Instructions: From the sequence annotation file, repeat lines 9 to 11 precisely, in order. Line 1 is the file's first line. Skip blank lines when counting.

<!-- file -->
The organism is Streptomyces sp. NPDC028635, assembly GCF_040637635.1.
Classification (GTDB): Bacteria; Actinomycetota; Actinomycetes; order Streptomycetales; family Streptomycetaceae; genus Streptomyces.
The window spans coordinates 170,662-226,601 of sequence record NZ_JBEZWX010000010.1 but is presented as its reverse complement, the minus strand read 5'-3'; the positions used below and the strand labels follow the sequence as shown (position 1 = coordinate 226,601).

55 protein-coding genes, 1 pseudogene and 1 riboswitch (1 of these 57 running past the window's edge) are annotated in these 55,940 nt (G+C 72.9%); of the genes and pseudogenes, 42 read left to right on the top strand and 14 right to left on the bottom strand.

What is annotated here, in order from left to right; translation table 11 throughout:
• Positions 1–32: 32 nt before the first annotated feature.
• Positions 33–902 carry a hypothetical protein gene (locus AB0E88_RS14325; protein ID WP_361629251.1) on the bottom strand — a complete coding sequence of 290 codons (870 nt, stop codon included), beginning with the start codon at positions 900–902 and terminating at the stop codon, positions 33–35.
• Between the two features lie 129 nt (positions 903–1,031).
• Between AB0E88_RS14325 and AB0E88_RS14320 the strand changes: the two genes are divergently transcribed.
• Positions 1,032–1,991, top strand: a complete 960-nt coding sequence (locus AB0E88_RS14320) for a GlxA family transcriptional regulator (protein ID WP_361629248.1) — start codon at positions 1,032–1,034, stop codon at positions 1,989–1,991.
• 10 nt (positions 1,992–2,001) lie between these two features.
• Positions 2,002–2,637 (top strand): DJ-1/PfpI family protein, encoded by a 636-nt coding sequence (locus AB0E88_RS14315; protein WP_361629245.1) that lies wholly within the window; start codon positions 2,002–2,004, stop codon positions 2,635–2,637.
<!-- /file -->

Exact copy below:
• Between AB0E88_RS14325 and AB0E88_RS14320 the strand changes: the two genes are divergently transcribed.
• Positions 1,032–1,991, top strand: a complete 960-nt coding sequence (locus AB0E88_RS14320) for a GlxA family transcriptional regulator (protein ID WP_361629248.1) — start codon at positions 1,032–1,034, stop codon at positions 1,989–1,991.
• 10 nt (positions 1,992–2,001) lie between these two features.